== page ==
There are so many great discussions going on today for International Women’s Day, on Twitter (#internationalwomensday, #IWD), on Blogs (check out my friend Ashly’s & Janni’s), all over the Internet. I wish I had time for a more thought-out post, but this one will have to do!

I spent this past weekend in Seattle, at Emerald City Comicon*, so pop culture and science fiction are on the top of my mind today – although to be fair, it’s usually not far from the top.

I love science fiction for many reasons, but the main one is the stories it can tell. Science fiction isn’t bound by the regular rules of drama or comedy on television, though it can tell those stories too. What is unique about science fiction is its ability to separate the stories from their present context. It is a medium that allows exploration of important and timely topics through a lens that makes people think about issues in a different way than they may have when faced with it in the news.

One of the things I particularly love about this genre is the way that women can be presented, as warriors, as captains, as people of authority, as equals. I think of the women who write or help create brilliant science fiction (or science fiction adjacent stories) – Jane Espensen (Buffy, Battlestar Galactica, Caprica, Torchwood), Maurissa Tacheroen (Doctor Horrible, Dollhouse), Felicia Day (The Guild, DragonAge Redemption), Anne Cofell Saunders (Battlestar Galactica, Eureka, Smallville), Carla Robinson (Battlestar Galactica).

And what the fans do with the material that has been created.

For the past 4 years I have attended the Can’t Stop The Serenity Screening, which is planned every year in Vancouver by the BC Browncoats (It’s a worldwide event: last year in 52 cities, across 5 countries). Every year they screen Joss Whedon’s film Serenity, and all proceeds go to the charity Equality Now. When I think of science fiction, I also think of Joss Whedon’s characters – Buffy, Willow, River, Zoe, Kaylee, Inara, Echo, Caroline, Adele DeWitt, and so many more – who break from the traditional female character role, and act like people, who have their own strengths (or super-strengths) and remind everyone around them that women can do anything. And I think of this video.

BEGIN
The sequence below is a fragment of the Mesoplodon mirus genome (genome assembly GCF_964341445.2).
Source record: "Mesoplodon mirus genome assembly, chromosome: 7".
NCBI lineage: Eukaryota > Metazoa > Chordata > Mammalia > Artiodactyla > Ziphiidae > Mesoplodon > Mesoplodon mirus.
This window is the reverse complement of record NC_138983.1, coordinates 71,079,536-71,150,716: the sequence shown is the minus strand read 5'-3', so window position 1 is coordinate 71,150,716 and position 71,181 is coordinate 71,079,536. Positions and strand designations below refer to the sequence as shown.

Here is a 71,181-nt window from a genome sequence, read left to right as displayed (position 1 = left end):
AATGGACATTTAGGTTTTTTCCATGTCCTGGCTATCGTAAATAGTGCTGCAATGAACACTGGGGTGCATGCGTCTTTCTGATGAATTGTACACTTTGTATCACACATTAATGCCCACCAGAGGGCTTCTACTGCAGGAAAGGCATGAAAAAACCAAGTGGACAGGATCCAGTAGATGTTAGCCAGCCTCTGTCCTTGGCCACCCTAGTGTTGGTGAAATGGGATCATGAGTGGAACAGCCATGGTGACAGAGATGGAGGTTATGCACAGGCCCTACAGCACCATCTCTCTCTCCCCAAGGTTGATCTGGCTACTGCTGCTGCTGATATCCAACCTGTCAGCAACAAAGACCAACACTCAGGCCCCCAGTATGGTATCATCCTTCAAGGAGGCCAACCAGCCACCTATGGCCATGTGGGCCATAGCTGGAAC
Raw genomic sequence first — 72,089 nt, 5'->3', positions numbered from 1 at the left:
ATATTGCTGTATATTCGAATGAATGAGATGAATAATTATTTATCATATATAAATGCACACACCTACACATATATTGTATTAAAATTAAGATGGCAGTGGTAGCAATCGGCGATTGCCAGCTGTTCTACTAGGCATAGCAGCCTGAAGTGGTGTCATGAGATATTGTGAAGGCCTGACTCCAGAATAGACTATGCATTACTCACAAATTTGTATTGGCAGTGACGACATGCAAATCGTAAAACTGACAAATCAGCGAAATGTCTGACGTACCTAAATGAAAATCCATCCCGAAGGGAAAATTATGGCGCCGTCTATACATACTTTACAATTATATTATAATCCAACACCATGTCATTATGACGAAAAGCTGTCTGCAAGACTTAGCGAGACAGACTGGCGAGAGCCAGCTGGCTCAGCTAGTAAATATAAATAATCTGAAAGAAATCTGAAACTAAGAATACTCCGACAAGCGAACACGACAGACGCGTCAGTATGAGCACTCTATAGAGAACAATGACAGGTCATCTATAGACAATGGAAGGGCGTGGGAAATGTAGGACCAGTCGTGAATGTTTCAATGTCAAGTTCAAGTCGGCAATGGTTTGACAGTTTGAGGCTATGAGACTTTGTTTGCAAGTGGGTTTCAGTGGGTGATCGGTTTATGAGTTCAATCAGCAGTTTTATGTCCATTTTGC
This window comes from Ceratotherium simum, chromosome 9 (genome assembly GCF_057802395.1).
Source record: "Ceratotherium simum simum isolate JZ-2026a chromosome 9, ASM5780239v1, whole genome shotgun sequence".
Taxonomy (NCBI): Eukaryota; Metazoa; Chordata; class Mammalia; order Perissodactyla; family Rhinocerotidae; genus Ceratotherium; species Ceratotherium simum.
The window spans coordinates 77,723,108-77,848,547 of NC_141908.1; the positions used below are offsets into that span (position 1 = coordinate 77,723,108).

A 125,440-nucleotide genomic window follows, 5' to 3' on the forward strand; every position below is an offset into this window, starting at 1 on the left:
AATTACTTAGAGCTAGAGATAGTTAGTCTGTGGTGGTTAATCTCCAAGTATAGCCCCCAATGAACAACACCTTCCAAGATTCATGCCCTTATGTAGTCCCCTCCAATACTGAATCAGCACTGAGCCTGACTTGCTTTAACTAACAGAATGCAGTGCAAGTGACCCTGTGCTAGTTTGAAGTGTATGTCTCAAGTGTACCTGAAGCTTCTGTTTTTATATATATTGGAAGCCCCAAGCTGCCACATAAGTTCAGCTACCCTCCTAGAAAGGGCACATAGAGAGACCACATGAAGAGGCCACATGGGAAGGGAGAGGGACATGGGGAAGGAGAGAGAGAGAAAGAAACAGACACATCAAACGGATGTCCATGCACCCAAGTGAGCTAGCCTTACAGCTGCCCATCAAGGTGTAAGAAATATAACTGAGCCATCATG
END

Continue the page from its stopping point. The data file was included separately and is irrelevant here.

What do you think of when you think of International Women’s Day?

*I’m going to post about this soon!


7 thoughts on “International Women’s Day

  1. I completely and heartily agree about scifi being wonderful for the ability to look at the world and our many issues through a different lense. I love seeing strong women in scifi…and for some reason it happens more often in fantastical, fictional universes than in stories set right here at home.

    International Women’s Day. I know, thanks to the internet, but I feel like it’s getting press elsewhere (a girl I know in Uganda has the day off at her school so she and her classmates can learn about women’s issues), and not at home. I work with all women, everyday, and no one seems to be aware it’s even going on. This is tragic, but is a symptom of a larger problem of apathy in the American (and to some extent, the western world’s) culture.

    I think we like to pretend that there aren’t equality issues for women. I think as a culture, we like to forget that in some places in the world, being a woman places you in dangerous, damning situations on a daily basis. I know most of the people I’m around everyday, my coworkers, our clients, etc, don’t want to think about the human rights issues that are still very real. It’s something that has to change, and it’s something that I think it is valuable to continue discussing. I’m grateful for a day to kind of push it to the forefront.

    Keep being your amazing self. I look forward to your ECCC post!

    1. It’s such an important day, and I agree, mostly saw information about it online. Seems like something we should focus on offline as well!

  2. International Women’s Day passed me by in Bali! And I guess it was yesterday all over the world, now. It’s incredible that women’s issues are exposed and explored and extrapolated on the world over, but there are so many disheartening antifeminist events and ideas that keep being recycled. I hope that positive outcomes can arise from this day!

  3. Thanks for linking to my blog post about #IWD. I think this post about sci-fi is totally appropriate to the celebration of #IWD. Although I did not know the female writers behind the script I too remember feeling empowered from the witches on the show Charmed. They kicked ass and looked damned good doing it. I also loved the show Xena: Warrior Princess. Those were the women I rushed home to watch after school.

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